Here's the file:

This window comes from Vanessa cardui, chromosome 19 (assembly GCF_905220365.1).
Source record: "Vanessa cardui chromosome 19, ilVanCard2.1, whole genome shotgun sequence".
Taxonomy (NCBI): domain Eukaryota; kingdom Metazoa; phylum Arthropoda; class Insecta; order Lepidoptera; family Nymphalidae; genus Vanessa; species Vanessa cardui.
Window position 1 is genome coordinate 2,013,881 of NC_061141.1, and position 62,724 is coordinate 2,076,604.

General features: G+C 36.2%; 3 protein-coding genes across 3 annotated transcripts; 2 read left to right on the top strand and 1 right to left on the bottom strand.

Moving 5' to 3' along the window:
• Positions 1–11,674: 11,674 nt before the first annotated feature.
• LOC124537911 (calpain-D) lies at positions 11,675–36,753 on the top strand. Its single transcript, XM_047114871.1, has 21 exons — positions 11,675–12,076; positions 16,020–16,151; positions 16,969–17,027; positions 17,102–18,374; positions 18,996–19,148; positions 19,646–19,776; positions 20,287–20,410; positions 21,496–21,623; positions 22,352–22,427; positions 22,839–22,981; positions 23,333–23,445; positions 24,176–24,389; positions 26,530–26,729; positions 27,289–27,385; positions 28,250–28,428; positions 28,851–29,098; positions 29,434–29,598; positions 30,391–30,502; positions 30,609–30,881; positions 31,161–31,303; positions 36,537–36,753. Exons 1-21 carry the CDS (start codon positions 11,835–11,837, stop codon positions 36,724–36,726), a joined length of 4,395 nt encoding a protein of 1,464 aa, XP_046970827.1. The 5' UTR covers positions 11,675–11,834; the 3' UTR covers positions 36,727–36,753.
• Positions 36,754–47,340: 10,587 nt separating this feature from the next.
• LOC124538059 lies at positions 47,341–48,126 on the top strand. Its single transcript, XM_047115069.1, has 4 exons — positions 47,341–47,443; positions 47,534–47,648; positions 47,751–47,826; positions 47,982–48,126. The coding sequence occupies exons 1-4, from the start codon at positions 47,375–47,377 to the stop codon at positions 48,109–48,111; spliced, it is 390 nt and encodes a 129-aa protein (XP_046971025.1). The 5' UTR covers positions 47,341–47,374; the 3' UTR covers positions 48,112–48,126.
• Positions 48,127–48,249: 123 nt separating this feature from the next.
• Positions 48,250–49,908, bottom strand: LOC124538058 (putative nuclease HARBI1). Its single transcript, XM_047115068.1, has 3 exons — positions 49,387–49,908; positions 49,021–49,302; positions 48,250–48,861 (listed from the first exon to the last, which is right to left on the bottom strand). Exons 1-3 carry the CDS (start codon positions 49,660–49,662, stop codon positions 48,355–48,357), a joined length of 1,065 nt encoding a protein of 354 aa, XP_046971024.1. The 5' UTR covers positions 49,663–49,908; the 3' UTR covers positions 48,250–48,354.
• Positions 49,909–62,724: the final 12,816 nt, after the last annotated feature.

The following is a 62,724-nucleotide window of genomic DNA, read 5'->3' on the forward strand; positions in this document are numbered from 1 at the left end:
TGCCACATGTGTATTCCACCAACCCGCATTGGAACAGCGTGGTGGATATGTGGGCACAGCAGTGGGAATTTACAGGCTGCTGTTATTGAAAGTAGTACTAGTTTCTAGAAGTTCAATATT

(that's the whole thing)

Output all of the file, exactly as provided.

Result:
This window comes from Vanessa cardui, chromosome 19 (assembly GCF_905220365.1).
Source record: "Vanessa cardui chromosome 19, ilVanCard2.1, whole genome shotgun sequence".
Taxonomy (NCBI): domain Eukaryota; kingdom Metazoa; phylum Arthropoda; class Insecta; order Lepidoptera; family Nymphalidae; genus Vanessa; species Vanessa cardui.
Window position 1 is genome coordinate 2,013,881 of NC_061141.1, and position 62,724 is coordinate 2,076,604.

General features: G+C 36.2%; 3 protein-coding genes across 3 annotated transcripts; 2 read left to right on the top strand and 1 right to left on the bottom strand.

Moving 5' to 3' along the window:
• Positions 1–11,674: 11,674 nt before the first annotated feature.
• LOC124537911 (calpain-D) lies at positions 11,675–36,753 on the top strand. Its single transcript, XM_047114871.1, has 21 exons — positions 11,675–12,076; positions 16,020–16,151; positions 16,969–17,027; positions 17,102–18,374; positions 18,996–19,148; positions 19,646–19,776; positions 20,287–20,410; positions 21,496–21,623; positions 22,352–22,427; positions 22,839–22,981; positions 23,333–23,445; positions 24,176–24,389; positions 26,530–26,729; positions 27,289–27,385; positions 28,250–28,428; positions 28,851–29,098; positions 29,434–29,598; positions 30,391–30,502; positions 30,609–30,881; positions 31,161–31,303; positions 36,537–36,753. Exons 1-21 carry the CDS (start codon positions 11,835–11,837, stop codon positions 36,724–36,726), a joined length of 4,395 nt encoding a protein of 1,464 aa, XP_046970827.1. The 5' UTR covers positions 11,675–11,834; the 3' UTR covers positions 36,727–36,753.
• Positions 36,754–47,340: 10,587 nt separating this feature from the next.
• LOC124538059 lies at positions 47,341–48,126 on the top strand. Its single transcript, XM_047115069.1, has 4 exons — positions 47,341–47,443; positions 47,534–47,648; positions 47,751–47,826; positions 47,982–48,126. The coding sequence occupies exons 1-4, from the start codon at positions 47,375–47,377 to the stop codon at positions 48,109–48,111; spliced, it is 390 nt and encodes a 129-aa protein (XP_046971025.1). The 5' UTR covers positions 47,341–47,374; the 3' UTR covers positions 48,112–48,126.
• Positions 48,127–48,249: 123 nt separating this feature from the next.
• Positions 48,250–49,908, bottom strand: LOC124538058 (putative nuclease HARBI1). Its single transcript, XM_047115068.1, has 3 exons — positions 49,387–49,908; positions 49,021–49,302; positions 48,250–48,861 (listed from the first exon to the last, which is right to left on the bottom strand). Exons 1-3 carry the CDS (start codon positions 49,660–49,662, stop codon positions 48,355–48,357), a joined length of 1,065 nt encoding a protein of 354 aa, XP_046971024.1. The 5' UTR covers positions 49,663–49,908; the 3' UTR covers positions 48,250–48,354.
• Positions 49,909–62,724: the final 12,816 nt, after the last annotated feature.

The following is a 62,724-nucleotide window of genomic DNA, read 5'->3' on the forward strand; positions in this document are numbered from 1 at the left end:
TGCCACATGTGTATTCCACCAACCCGCATTGGAACAGCGTGGTGGATATGTGGGCACAGCAGTGGGAATTTACAGGCTGCTGTTATTGAAAGTAGTACTAGTTTCTAGAAGTTCAATATT